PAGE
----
A Republican running for attorney general in Oklahoma has contributed roughly $10,000 to 11 Democratic candidates for state and federal office since 2004, including President Joe Biden, according to records reviewed by The Daily Caller News Foundation.
Gentner Drummond, a Tulsa attorney and wealthy businessman facing Attorney General John O’Connor in the general election, has a history of financially backing Democrats, Federal Election Commission (FEC) and Oklahoma Ethics Commission records show.
Drummond, who also ran in 2018 for attorney general, refunded his $1,000 contribution to Biden’s presidential campaign in 2020 nine days after it was issued, according to FEC records. FEC records also show Drummond contributed $1,000 to candidate Matt Silverstein in his 2014 campaign to unseat Republican Oklahoma Sen. Jim Inhofe, and $1,450 to candidate John Olson in his 2012 race for Oklahoma’s 1st congressional district.
Drummond gave $2,500 combined to former Democratic Oklahoma Rep. Dan Boren in 2004, 2006, 2008 and 2010, according to FEC data, and $1,000 to former Democratic Oklahoma Rep. Brad Carson in 2004. His contributions to state Democrats, some of which are also from his wife, add up to roughly $3,500, according to state records.
Drummond’s campaign did not respond to TheDCNF’s requests for comment. The candidate claimed in May that his Biden contribution was “a big mix-up,” Tulsa World reported, and that his wife made it using their joint credit card, after saying he “did not donate to Biden” and that it was “unauthorized.”
John O’Connor, who has been attorney general since 2021, told TheDCNF Drummond has “continued to show his true colors” even though the candidate refunded his registered Biden contribution.
“Drummond has disqualified himself both by his denials and by failing to stand up for conservative values,” O’Connor said. “Oklahomans cannot trust him. Trump supporters and conservatives cannot trust him.”
Drummond has contributed roughly $41,000 total to political action committees (PAC) and both Democratic and Republican federal candidates since 1999, FEC records show.
Most have been to Republicans, such as $5,000 to former President Donald Trump’s Save America political action (PAC) committee in February 2022. He also contributed $2,750 combined to two committees for Republican Oklahoma Sen. Jim Inhofe from 2005 to 2020 and $1,000 to a PAC tied to Republican Oklahoma Sen. James Lankford in 2021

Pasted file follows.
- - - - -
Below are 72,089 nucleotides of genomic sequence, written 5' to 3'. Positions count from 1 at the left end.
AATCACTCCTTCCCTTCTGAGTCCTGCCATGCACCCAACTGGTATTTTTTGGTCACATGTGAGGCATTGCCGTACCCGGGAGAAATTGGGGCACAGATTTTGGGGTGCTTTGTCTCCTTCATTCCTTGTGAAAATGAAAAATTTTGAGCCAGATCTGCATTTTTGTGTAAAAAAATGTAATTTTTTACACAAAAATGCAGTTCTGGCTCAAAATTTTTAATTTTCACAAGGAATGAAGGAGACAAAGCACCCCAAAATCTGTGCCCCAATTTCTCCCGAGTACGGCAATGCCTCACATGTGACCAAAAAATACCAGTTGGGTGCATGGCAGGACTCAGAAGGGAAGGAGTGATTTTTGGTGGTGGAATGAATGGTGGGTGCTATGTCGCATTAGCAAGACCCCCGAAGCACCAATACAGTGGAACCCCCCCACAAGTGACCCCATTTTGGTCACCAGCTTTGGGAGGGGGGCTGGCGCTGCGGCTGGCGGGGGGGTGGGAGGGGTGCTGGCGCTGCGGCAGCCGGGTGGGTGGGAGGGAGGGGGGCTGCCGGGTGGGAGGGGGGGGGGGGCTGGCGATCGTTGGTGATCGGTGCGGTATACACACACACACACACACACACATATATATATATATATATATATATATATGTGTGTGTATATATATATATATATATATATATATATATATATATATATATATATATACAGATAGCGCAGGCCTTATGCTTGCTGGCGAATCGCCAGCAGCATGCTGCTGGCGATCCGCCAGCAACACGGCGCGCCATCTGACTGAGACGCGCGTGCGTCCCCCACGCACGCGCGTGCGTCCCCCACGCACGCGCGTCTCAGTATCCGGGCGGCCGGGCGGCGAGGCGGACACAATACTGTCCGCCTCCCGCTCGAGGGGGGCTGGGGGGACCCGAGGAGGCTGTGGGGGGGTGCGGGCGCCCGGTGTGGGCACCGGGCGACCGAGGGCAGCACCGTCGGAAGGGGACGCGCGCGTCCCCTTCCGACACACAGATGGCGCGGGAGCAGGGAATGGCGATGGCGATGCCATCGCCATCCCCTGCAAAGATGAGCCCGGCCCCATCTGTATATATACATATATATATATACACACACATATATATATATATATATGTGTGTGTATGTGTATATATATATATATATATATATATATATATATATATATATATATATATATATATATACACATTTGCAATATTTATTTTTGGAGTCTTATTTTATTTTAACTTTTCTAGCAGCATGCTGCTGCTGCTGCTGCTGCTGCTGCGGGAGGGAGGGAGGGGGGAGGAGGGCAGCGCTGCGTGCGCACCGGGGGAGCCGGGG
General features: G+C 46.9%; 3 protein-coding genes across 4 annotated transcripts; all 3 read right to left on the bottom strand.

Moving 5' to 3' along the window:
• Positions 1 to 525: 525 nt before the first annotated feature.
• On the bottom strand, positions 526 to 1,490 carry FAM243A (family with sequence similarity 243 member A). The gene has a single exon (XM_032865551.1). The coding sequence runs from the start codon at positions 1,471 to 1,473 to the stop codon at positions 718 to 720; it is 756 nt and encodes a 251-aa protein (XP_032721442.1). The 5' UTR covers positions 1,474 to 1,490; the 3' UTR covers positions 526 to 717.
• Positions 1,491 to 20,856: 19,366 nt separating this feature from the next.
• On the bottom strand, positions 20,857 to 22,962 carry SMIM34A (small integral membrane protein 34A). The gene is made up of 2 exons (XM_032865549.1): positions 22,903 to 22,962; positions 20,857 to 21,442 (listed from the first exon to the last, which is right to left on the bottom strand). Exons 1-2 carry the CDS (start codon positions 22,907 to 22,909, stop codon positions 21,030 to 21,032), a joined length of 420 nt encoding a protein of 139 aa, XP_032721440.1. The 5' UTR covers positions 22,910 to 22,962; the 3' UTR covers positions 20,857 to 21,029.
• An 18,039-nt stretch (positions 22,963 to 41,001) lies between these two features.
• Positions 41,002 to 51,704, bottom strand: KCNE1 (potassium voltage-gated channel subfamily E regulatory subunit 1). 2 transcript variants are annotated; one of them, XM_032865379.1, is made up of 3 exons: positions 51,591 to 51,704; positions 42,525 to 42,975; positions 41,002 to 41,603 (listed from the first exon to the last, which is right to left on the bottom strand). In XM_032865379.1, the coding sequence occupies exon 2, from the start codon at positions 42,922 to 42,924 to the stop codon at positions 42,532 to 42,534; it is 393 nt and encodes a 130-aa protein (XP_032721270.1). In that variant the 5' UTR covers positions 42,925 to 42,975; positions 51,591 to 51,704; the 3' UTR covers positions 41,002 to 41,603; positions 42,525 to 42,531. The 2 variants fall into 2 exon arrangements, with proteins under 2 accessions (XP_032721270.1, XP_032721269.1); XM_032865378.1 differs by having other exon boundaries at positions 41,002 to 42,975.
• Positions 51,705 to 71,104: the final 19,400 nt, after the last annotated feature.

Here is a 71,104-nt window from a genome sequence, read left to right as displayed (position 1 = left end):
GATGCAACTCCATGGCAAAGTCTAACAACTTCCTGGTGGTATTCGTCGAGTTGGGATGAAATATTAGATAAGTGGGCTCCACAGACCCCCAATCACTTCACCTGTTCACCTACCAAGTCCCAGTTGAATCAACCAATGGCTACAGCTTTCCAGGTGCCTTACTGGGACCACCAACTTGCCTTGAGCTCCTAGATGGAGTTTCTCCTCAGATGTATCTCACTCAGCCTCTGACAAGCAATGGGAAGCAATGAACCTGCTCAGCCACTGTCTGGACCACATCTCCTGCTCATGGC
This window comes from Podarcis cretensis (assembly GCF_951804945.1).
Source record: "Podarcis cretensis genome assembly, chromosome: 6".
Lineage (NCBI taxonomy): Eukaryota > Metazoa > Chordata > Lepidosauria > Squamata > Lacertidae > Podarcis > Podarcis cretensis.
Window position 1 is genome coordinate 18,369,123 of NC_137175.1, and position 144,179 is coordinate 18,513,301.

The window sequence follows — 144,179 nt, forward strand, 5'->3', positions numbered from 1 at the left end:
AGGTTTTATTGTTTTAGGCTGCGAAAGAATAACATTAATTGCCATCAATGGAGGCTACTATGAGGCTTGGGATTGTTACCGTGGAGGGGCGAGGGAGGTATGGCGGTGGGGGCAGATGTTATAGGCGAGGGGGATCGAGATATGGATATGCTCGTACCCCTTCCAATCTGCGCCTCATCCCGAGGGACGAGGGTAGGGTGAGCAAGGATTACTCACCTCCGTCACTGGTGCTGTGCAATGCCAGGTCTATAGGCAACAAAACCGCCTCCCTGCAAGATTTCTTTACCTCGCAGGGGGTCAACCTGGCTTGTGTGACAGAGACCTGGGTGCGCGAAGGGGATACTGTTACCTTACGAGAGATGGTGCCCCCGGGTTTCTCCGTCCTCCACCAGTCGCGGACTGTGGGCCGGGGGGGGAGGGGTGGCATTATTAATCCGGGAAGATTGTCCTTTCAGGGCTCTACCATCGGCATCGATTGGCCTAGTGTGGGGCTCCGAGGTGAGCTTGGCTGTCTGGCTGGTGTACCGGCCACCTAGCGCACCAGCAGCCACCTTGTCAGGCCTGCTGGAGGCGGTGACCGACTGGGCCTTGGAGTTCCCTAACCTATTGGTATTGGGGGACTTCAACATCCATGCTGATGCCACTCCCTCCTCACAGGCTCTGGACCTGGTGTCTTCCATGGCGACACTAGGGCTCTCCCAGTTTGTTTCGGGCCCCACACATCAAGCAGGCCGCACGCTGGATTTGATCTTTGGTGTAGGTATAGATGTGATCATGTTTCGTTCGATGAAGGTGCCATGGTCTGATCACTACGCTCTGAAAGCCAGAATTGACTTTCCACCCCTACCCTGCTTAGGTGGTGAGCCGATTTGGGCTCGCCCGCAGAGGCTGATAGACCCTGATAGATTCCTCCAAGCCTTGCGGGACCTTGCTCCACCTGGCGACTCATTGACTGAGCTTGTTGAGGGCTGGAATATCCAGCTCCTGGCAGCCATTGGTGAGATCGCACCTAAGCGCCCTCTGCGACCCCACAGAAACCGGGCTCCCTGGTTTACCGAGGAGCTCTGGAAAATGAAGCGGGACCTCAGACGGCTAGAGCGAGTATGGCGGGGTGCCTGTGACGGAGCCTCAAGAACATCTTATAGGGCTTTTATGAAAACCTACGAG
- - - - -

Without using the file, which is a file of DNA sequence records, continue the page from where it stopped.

Still, Drummond’s past contributions to Democratic candidates are “extremely troubling,” Republican state Rep. Justin Humphrey told TheDCNF.
“That is one of the reasons that I will not vote for him,” said Humphrey. “That makes a person counterfeit when you donate to both sides. I don’t mean this negatively toward Democrats, there are Democrats that are good people, but Joe Biden ain’t one of them.”
Roughly three dozen people who are spending money to get Democratic gubernatorial candidate Joy Hofmeister elected are also funding Drummond’s campaign, according to a February report by the Oklahoma Council of Public Affairs. This comes after the attorney general candidate and his wife contributed $3,251 to Hofmeister when she ran as a Republican for superintendent of public instruction in 2014, state records show.
Donors that overlap between Hofmeister and Drummond have given $72,000 in combined contributions to the Democrat’s campaign, according to the Council of Public Affairs, and roughly $74,000 to Drummond’s campaign.
We were excited to hear candidate for Attorney General, Gentner Drummond, speak to our board of directors and Council of Advisors this week about ways he wants to help move Oklahoma forward! pic.twitter.com/g6ApoPSYp5
— State Chamber of Oklahoma (@okstatechamber) November 19, 2021
Oklahoma’s Republican Party Chairman Anthony Ferate declined a request for comment on Drummond’s contributions. The Tulsa County GOP, which covers the second most populous county in the state, told TheDCNF it is not taking sides in the attorney general race.
“As the party chairman, I choose to remain out of the primary process and allow the people to make a decision,” said chair Ronda Vuillemont-Smith.
But Shane Jett, a Republican Oklahoma state senator who served in the House for six years, thinks differently. He told TheDCNF that “real Republicans can see where his allegiances are,” speaking of Drummond.